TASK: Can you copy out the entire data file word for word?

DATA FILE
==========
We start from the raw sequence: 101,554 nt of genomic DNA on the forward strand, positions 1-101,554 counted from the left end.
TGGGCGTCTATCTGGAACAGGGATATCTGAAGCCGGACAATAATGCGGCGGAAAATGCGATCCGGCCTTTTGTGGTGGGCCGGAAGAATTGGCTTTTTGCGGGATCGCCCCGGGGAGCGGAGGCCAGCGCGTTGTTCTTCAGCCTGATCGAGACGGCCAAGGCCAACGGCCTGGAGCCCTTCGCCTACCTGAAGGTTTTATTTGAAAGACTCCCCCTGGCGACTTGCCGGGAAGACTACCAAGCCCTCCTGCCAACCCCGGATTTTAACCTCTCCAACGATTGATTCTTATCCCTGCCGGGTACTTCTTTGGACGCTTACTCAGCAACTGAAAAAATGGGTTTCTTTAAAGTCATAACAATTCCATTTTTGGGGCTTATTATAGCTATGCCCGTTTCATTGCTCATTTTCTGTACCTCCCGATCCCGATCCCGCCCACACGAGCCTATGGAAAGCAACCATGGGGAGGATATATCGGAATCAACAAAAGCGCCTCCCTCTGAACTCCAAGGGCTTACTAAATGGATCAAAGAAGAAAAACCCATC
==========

We start from the raw sequence: 101,554 nt of genomic DNA on the forward strand, positions 1-101,554 counted from the left end.
TGGGCGTCTATCTGGAACAGGGATATCTGAAGCCGGACAATAATGCGGCGGAAAATGCGATCCGGCCTTTTGTGGTGGGCCGGAAGAATTGGCTTTTTGCGGGATCGCCCCGGGGAGCGGAGGCCAGCGCGTTGTTCTTCAGCCTGATCGAGACGGCCAAGGCCAACGGCCTGGAGCCCTTCGCCTACCTGAAGGTTTTATTTGAAAGACTCCCCCTGGCGACTTGCCGGGAAGACTACCAAGCCCTCCTGCCAACCCCGGATTTTAACCTCTCCAACGATTGATTCTTATCCCTGCCGGGTACTTCTTTGGACGCTTACTCAGCAACTGAAAAAATGGGTTTCTTTAAAGTCATAACAATTCCATTTTTGGGGCTTATTATAGCTATGCCCGTTTCATTGCTCATTTTCTGTACCTCCCGATCCCGATCCCGCCCACACGAGCCTATGGAAAGCAACCATGGGGAGGATATATCGGAATCAACAAAAGCGCCTCCCTCTGAACTCCAAGGGCTTACTAAATGGATCAAAGAAGAAAAACCCATC